How to Maintain Your Violin

A brief article on how to keep your violin in good condition.

Common sense and taking some basic precautions can help keep your violin and bow in good condition for years to come.  Regardless of how expensive or inexpensive your instrument is, there are some basic things you can do to keep it looking and sounding nice.

After playing your instrument wipe off the rosin dust with a soft cloth.  You can also use a chemically-treated cloth available at violin shops and online stores.  Remove the rosin from the strings, fingerboard the part of the violin between the fingerboard and the bridge.  You may have to be rather firm when it comes to removing the rosin from the strings as it may tend to stick.  Also use the cloth to remove rosin dust from the stick of the bow.  This will improve its appearance and prevent the bow from getting sticky.

Change strings on a regular basis.  This is dependent on how often you play the instrument.  If you are a regular player, but not a professional, then you may want to change strings every 6 months to a year.  You may want to change the strings more often if you are a professional or if the string quality demands it.  You will know that it is time to change the string when it no longer holds its tone very well.  This means that when you try to tune the string before playing it does not stay in tune for long. 

Since the instrument and bow is rather fragile, so pick it up and handle it carefully when you play. When not being played place the instrument in a cushioned case. Store the case in a room that does not change temperature very often or quickly. Remember to never leave the violin exposed to extreme temperatures like cold or very hot weather as this may cause cracking.  This means that it should never be left in the car on a really hot or cold day for long periods of time.  Do not hit the instrument or bow on any hard surface, since this can cause cracking as well or knock the violin out of tune, or cause the bridge to fall.

Look at the bridge every so often to make certain that it is standing up straight at a 90 degree angle.  It should not be leaning over as this may be an indication that it is either a pooly made bridge or that you may need to adjust the bridge.  If you don't feel comfortable doing this, then ask your violin instructor or an employee of the violin shop where you got the instrument to adjust it for you.

Do not touch the bow hairs or the strings where you play.  The oils on your hands will affect the hairs and string, making it harder for rosin to positively affect the sound.  Always loosed the bow after playing.  If you always keep the bow tightened then the bow may become warped, thus not holding its proper shape.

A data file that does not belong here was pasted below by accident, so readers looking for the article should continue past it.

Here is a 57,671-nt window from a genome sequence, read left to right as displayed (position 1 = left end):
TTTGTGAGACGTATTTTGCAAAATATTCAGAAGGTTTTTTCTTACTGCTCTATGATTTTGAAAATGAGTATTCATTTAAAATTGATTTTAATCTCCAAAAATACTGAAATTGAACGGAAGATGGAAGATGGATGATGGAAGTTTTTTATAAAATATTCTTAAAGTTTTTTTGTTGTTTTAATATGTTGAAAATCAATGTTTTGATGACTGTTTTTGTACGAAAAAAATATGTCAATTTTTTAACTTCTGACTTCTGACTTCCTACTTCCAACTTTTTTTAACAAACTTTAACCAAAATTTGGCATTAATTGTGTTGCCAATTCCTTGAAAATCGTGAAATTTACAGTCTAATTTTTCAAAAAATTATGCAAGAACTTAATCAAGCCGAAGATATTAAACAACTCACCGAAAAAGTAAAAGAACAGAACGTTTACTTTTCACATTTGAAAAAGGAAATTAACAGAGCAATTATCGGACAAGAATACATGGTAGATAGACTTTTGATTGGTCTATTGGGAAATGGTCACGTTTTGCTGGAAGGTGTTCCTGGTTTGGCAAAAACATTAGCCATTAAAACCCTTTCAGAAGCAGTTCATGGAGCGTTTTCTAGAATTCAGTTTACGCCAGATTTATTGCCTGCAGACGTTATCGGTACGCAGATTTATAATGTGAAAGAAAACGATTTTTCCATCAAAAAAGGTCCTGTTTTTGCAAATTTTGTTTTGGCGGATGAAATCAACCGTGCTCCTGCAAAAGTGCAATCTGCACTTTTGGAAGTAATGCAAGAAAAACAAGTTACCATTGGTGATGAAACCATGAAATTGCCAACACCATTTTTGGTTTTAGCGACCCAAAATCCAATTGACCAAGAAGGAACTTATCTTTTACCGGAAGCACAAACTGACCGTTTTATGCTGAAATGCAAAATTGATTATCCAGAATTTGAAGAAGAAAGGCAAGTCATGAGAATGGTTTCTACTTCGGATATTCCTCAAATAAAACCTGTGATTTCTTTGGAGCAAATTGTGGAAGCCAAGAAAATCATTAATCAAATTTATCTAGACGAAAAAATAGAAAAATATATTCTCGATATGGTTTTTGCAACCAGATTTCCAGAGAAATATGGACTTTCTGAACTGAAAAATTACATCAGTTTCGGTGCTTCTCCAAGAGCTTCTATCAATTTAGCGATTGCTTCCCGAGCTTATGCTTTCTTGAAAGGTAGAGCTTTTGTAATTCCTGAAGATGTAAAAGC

If you have used the same bow for a long period of time, there may be many hairs which are missing. Hairs may on occassion break, but if a large amount have broken, then you may want to consider getting your bow rehaired. Go to the shop where you got the bow, to get it rehaired.  If you cannot take it there, then visit a reputable violin shop.  You may want to call the local music school or shop to see what places they recommend.

In the event that a peg gets stuck, making it hard to tune, then you may want to use soap to make them move more easily.  Simply remove the peg from the scroll and rub a little bar of soap on it.  You can also use peg lubricant which is especially made for it.  If the pegs are slipping then remove the pegs from the scroll and rub the peg with chalk.  If you prefer use a special product made for this situation such as Peg drops sold by Shar.

There may be other precautions with you can take.  Some viollinsts have a humidifer in their case to make certain that the instrument stays at the right temperature for optimal condition. Often professional violinsts may do this. For hobbyists, simply following general instructions like ones above, along with any instructions you get from the maker may often be enough to keep the violin in good playing condition.

References:

http://www.amromusic.com/takingcareofyourviolin

http://www.westcountryviolins.com/web_pages/violin.htm

http://www.sharmusic.com/Shop-Shar/Accessories/Care/Peg-Compound-Drops/Hill-Peg-Compound.axd

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